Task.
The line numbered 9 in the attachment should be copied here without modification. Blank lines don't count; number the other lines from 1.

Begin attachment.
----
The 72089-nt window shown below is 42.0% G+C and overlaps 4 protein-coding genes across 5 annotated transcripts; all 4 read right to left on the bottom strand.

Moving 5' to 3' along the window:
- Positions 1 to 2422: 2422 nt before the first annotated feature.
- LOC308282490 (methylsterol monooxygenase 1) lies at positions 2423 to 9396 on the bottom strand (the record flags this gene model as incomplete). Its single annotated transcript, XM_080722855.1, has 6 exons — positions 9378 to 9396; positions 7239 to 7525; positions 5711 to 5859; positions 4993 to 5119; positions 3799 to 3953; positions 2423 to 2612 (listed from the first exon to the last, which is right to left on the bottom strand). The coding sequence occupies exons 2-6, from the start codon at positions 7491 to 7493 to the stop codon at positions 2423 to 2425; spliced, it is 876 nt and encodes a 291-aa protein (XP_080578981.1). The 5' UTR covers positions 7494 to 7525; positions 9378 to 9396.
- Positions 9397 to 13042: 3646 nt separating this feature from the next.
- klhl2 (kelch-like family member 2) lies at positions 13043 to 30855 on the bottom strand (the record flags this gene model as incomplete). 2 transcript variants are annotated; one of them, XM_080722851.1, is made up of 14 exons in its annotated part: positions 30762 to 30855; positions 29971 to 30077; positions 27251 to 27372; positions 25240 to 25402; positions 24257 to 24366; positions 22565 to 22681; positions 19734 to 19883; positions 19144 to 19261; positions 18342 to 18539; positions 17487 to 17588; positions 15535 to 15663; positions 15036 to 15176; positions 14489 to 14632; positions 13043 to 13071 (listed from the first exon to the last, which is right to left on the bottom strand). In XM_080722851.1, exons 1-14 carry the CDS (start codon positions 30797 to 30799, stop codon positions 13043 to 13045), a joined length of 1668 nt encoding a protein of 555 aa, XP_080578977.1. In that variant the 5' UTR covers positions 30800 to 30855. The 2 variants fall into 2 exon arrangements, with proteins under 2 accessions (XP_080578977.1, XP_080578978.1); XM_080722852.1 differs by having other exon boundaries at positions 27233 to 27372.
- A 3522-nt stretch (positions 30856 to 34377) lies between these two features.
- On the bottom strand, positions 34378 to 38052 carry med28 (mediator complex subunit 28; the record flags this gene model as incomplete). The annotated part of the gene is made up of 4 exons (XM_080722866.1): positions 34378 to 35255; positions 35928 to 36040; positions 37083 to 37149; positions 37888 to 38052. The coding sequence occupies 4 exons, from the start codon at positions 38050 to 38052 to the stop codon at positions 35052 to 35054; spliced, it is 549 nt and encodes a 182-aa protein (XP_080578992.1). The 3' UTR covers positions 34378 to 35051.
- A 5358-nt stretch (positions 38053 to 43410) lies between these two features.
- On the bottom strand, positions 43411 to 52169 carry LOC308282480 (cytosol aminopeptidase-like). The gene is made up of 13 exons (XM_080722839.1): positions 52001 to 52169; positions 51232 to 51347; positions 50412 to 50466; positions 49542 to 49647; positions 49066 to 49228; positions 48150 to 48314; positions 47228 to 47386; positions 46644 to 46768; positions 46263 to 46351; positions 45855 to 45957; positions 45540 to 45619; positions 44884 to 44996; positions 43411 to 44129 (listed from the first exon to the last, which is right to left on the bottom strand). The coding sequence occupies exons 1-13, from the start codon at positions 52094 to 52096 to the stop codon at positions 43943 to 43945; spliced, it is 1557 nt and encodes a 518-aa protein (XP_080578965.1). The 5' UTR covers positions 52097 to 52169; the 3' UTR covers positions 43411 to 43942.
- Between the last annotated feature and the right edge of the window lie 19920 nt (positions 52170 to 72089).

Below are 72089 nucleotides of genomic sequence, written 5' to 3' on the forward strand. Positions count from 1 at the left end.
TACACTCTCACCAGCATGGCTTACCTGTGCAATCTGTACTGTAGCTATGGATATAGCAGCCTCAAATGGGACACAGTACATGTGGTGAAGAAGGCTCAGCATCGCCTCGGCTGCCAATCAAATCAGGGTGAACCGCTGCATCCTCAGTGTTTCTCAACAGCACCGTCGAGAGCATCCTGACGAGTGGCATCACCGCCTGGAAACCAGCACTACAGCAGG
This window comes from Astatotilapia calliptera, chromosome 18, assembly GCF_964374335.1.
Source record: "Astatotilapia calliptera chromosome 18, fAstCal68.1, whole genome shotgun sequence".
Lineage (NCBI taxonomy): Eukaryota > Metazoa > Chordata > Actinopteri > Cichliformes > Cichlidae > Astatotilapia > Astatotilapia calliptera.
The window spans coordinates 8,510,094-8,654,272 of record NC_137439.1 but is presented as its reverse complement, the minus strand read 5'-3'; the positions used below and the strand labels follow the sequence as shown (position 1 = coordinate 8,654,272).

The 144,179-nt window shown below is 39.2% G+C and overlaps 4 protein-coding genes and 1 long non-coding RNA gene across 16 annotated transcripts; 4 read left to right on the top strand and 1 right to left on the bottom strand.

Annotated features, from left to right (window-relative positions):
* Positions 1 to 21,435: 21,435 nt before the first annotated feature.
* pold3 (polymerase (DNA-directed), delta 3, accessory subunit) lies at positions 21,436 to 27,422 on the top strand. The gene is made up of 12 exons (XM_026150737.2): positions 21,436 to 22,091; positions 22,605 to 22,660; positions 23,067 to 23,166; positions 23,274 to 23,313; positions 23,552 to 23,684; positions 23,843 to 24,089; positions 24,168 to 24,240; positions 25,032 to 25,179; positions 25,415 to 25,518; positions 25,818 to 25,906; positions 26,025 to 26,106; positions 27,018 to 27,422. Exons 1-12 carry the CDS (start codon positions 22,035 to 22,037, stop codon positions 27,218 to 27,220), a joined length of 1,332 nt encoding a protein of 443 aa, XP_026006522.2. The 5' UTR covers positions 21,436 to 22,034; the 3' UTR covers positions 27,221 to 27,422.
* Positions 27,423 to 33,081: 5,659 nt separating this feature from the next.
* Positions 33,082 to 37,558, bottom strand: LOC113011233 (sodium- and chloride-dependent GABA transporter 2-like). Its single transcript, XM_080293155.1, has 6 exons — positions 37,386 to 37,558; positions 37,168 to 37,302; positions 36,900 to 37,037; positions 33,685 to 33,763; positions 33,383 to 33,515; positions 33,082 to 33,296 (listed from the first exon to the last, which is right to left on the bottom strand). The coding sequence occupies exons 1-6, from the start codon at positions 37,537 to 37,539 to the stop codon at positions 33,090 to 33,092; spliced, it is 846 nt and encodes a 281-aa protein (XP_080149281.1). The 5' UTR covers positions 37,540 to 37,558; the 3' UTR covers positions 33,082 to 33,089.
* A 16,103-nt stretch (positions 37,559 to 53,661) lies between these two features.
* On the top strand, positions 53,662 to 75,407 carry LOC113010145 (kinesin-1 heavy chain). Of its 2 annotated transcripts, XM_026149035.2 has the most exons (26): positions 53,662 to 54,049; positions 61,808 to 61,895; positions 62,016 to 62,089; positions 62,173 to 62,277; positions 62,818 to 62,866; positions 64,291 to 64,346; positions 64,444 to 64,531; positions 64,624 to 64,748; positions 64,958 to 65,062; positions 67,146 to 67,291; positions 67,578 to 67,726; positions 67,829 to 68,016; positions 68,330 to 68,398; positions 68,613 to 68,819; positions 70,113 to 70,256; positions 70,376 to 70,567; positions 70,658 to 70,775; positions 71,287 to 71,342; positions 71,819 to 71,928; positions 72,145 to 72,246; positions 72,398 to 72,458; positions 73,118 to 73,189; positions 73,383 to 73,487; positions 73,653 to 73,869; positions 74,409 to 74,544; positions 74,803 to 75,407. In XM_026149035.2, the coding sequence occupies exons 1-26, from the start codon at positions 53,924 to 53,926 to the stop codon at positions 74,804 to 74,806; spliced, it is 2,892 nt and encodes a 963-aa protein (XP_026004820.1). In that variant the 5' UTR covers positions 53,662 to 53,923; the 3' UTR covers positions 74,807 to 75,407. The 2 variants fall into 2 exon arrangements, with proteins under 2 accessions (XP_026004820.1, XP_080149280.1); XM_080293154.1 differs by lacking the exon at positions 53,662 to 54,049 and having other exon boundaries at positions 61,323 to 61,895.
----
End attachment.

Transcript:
- A 5358-nt stretch (positions 38053 to 43410) lies between these two features.